During all this reading and explaining, she had regarded me most intently and eagerly. Indeed, so great was her interest that she had raised herself partly on her elbows, resting her forehead on her hand. When I had finished and was prayerfully waiting to see the effect the "Word" was having upon her, she said earnestly: "Oh, sir, would you read again to me about the peace?"
Gladly I went over the scriptures again. Her eyes closed with my last words; the tears trickled into and down the deep furrows of her pain-worn face. A sweet restful smile came about her lips, and laying herself down, she said again and again: "Ain't it nice! Oh, ain't it nice, that the Son of God should come into this world, and die, to make peace for the likes of me? Ain't it nice? Oh, ain't it nice?"
I arose softly, and left her with her newfound Savior and peace.
As I went away from that house, my own eyes were full of tears, but my heart was full of joy and the peace that passeth understanding. I was saying to myself, as I have hundreds of times since: "Ain't it nice! Oh, ain't it nice? that the Son of God should come into the world and die to make peace for the likes of me, simple and unworthy me! Ain't it nice?"

Say, 'Yes! '

We were distributing tracts in a small town in Michigan and came to a cottage occupied by a white-haired man seventy-five years old and his wife. Our rap at the door was answered by the lady, Mrs. Dunn. We handed her two gospel tracts, and asked her if she knew the Lord. Her reply was: "Come in and talk with my husband."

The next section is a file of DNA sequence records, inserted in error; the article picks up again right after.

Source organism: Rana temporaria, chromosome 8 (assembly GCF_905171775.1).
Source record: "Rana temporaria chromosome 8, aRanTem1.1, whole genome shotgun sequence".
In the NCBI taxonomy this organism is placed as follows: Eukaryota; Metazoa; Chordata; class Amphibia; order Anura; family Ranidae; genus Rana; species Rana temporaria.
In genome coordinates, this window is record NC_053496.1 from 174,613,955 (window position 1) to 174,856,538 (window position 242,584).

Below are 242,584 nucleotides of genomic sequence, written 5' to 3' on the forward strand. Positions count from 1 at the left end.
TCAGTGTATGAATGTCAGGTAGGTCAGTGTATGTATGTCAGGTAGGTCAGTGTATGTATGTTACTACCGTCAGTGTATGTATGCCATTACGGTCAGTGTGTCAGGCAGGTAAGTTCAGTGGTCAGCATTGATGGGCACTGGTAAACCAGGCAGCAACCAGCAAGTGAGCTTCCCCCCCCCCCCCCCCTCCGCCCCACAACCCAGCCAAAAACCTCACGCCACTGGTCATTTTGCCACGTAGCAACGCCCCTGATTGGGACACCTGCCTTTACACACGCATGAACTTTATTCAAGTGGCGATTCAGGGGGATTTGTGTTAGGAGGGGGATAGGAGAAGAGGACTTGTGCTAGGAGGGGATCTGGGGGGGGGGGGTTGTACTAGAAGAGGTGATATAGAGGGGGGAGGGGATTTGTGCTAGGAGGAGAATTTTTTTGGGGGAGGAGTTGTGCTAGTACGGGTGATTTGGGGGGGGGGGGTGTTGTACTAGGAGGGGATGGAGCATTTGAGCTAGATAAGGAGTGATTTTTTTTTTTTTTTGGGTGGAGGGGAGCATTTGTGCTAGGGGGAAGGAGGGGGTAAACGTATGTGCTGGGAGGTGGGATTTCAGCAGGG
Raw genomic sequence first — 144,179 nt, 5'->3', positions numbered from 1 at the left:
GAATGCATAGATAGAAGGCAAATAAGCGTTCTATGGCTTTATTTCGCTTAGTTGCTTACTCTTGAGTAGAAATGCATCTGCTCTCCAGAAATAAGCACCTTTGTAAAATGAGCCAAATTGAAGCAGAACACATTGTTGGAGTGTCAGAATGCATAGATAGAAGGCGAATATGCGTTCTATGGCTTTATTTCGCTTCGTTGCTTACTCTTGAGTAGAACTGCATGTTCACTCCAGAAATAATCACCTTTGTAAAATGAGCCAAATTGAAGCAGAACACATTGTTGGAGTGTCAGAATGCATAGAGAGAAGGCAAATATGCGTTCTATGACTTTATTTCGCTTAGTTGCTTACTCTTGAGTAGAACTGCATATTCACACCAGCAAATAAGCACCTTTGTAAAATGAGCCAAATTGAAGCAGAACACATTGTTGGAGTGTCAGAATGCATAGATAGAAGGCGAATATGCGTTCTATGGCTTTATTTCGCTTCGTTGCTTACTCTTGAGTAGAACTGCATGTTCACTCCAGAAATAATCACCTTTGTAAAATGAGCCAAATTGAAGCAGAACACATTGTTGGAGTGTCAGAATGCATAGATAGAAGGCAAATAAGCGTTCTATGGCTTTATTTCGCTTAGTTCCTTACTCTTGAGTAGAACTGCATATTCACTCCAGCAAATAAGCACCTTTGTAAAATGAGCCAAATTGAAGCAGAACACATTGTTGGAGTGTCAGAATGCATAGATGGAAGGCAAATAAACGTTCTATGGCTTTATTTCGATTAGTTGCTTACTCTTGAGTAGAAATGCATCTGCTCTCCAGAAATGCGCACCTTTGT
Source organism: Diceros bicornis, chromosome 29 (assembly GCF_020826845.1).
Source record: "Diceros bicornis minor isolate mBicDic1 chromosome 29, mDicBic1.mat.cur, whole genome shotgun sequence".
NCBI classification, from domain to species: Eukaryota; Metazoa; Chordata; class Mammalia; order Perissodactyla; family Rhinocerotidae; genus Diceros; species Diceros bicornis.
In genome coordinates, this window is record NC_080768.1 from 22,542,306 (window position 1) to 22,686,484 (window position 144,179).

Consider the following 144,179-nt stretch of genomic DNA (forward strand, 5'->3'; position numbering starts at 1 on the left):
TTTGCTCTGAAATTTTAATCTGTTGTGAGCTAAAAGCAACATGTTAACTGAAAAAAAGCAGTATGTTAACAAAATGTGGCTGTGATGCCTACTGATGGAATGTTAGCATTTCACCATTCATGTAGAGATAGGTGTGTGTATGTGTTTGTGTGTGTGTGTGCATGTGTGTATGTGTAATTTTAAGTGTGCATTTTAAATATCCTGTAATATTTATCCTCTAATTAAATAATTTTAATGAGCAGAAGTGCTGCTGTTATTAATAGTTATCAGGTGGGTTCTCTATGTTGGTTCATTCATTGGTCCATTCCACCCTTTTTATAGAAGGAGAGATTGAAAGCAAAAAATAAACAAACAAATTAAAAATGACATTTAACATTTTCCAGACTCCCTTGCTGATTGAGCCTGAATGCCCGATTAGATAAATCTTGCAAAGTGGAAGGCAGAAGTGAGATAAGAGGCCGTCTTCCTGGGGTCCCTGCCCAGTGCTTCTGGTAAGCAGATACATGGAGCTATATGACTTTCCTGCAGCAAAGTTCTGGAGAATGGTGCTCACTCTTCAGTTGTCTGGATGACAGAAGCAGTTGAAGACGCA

The door was opened, and inside the pleasant room we found Mr. Dunn sitting in his big chair reading the newspaper. Seating ourselves directly opposite him, we asked: "Mr. Dunn, do you know the Lord?"
"I know about Him," he said, "but I don't KNOW HIM."
This was a most intelligent answer, and showed that he had given the subject of his soul's salvation at least some consideration. After a few minutes conversation as to eternal matters we said: "Why are you not saved?"
His answer was honest, "I have JUST PUT IT OFF."
By this time the old man's eyes were misted with tears. We said: "Mr. Dunn, you are an old man. How much longer are you going to trifle with this most important issue? Don't you want to get saved NOW?"
His wife, sitting across the room from us, whispered, "Say, 'yes!' " and most emphatically came the response: "YES!"
With tears now streaming freely down his wrinkled cheek, he knelt with us, and in a moment the cry came, "Oh God, I'm a sinner. Oh God, save me!"
The matter was soon settled. Mr. Dunn confessed that he believed that Christ had died for the ungodly; he knew he was a lost sinner, and he poured out his heart to a God of infinite love, who answered him by giving him full assurance of present salvation.
Scriptures telling of God's love in giving His Son to save the lost, and the certainty of the completion of that work, were read and received into good ground. We left them both in tears.